Family holidays to Germany

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Berlin’s the largest city in Europe. Others might not match up in size but the likes of Hamburg, Munich and Cologne take a lot of beating in terms of history, excitement and sheer stunning good looks. The country hosts some of the world’s best and brightest festivals every single year. And it’s where family spas are the rule, they reimagine ancient Hanseatic ports as kids’ adventures and think nothing of turning legendary airfields into vast, urban playgrounds.

Where to go


Berlin’s one of Europe’s greatest cities for kids. There are campsites in parks, open air movies, sailing on the Spree, cute puppet theatres, acres of gardens and the many marvels of Museum Island. Dozens of different districts each have their own personality and bike-paths everywhere make them easy to explore. You can sail to islands and see water buffalo, have a picnic on a hilltop and skateboard down a runway – all in one weekend. The city’s sunnier and warmer in summer than you imagine. It has more Christmas markets than anywhere in else in Germany, the New Year street party is Europe’s biggest and there’s all winter long on huge rinks from Alexanderplatz to Müggelsee.

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Hard not to mention the mighty cathedral when it comes to Cologne and just as difficult not to highly recommend a climb up the bell towers before you do anything else in the city. Not only do they have, arguably, the finest view along the Rhine, they’re among the most potent symbols of post WW11 Germany’s architectural renaissance. Down on the ground, Cologne’s a fun city for kids, keeps its quarters nicely organised for walking around and makes sure you don’t miss the best bits like the Schokoladenmuseum, Cologne Zoo and the fabulous cable car across the river.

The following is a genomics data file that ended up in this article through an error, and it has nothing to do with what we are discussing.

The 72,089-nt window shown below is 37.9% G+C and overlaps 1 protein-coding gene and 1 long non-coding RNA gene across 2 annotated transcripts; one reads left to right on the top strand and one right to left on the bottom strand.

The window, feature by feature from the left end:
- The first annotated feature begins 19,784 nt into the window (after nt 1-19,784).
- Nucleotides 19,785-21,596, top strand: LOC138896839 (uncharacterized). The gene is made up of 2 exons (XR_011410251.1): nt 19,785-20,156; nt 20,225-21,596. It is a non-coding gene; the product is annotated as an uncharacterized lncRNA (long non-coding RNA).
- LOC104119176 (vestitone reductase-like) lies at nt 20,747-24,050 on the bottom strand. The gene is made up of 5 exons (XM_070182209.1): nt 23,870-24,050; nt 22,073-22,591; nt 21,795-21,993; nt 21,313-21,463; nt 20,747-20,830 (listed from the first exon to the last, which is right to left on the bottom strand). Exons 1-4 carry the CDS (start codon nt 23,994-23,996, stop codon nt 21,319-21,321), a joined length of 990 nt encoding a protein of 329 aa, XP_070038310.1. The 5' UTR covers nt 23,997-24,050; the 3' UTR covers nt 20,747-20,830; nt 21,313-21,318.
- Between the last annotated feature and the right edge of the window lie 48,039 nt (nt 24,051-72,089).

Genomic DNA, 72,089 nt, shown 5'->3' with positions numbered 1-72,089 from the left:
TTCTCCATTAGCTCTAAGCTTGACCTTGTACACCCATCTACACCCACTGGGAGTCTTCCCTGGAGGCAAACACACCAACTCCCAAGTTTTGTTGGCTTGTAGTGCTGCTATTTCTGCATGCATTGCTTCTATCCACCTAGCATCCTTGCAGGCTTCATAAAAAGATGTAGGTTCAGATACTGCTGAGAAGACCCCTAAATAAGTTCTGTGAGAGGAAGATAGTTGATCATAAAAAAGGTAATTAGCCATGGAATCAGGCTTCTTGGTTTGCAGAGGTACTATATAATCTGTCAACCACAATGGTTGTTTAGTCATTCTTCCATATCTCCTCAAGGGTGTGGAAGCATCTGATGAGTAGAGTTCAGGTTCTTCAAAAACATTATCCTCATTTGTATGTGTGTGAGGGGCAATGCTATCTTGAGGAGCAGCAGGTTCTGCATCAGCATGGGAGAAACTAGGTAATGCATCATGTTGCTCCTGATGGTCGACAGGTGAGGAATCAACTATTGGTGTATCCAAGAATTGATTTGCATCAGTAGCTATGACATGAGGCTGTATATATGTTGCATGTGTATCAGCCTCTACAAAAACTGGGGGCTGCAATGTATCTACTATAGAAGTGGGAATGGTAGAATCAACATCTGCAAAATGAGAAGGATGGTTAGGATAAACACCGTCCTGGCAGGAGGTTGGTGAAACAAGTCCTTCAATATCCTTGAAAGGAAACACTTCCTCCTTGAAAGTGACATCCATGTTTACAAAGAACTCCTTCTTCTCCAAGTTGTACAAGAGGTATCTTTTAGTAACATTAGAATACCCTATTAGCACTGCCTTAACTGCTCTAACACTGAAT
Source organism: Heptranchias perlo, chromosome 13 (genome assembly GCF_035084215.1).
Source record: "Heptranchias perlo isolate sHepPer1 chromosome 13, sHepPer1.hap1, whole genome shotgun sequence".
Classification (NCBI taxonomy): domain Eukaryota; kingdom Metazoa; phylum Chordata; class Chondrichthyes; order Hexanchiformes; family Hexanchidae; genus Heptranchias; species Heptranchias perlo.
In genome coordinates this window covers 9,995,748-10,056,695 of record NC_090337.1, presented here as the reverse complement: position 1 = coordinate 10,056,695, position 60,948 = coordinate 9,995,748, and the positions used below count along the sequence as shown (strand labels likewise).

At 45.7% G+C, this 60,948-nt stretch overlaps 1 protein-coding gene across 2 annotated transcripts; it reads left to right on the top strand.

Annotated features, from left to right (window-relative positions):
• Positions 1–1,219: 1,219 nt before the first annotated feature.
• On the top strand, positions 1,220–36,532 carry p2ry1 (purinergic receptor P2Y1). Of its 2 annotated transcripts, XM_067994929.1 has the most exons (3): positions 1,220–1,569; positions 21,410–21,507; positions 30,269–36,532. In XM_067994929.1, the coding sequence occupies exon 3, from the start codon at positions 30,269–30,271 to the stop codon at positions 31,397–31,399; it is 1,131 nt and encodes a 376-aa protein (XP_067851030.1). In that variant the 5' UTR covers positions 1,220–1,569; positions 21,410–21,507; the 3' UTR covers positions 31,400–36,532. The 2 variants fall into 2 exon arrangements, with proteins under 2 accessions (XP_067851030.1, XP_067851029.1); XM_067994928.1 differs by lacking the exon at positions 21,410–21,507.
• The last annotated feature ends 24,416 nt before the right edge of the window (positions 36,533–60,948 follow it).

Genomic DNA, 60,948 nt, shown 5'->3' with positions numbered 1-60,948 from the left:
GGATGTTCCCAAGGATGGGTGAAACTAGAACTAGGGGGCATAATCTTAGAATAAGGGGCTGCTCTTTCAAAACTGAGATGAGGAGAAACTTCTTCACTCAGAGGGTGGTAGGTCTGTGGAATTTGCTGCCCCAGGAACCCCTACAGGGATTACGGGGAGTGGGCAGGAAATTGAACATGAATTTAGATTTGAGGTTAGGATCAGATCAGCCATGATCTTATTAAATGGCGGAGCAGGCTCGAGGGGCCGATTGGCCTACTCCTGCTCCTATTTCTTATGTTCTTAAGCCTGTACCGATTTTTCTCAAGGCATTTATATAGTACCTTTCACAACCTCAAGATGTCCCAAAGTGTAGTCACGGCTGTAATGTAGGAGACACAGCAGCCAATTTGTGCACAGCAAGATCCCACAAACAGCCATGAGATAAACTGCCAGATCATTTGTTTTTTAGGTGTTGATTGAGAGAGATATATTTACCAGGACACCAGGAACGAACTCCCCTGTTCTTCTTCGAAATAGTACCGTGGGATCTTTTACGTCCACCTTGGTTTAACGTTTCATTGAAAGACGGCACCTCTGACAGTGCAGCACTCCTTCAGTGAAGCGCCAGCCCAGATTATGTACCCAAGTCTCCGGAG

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Don’t do as others do and dismiss Frankfurt as nothing more than Germany’s corporate capital. Look beyond the international banks, tech giants and European headquarters, and there’s another city altogether. The Alstadt’s a charming living quarter packed with half-timbered quaintness and the type of curiosities to win kids over in seconds. Only Berlin has more museums and even it can’t lay claim to such exotics as the life size dinosaurs guarding Frankfurt’s Senkenberg natural history collection. Still in doubt? Climb the 342 steps up Kaiserdom tower and have a look around, then give Frankfurt the attention it deserves.

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Germany’s second city has always been a merchant at heart. Topping the Hanseatic League in the Middle Ages, its Kontorhaus district’s worthy of World Heritage status and, even today, few European ports are quite as huge – just look for a forest of cranes if you ever get lost. The city’s astoundingly multi-cultural and centuries of seafaring have left a legacy of fantastic food, music, art, festivals and exotic traditions. Reeperbahn is another maritime by-product: not touristy in the style of De Wallen, but still one of the city’s most famous (infamous) districts. Side-step the red-light and take kids to see Miniatur Wonderland, Kunsthalle and creepy Hamburg Dungeon instead. Or raise yourself in the teenage cool stakes with a few hours of Fischmarkt on a Saturday night.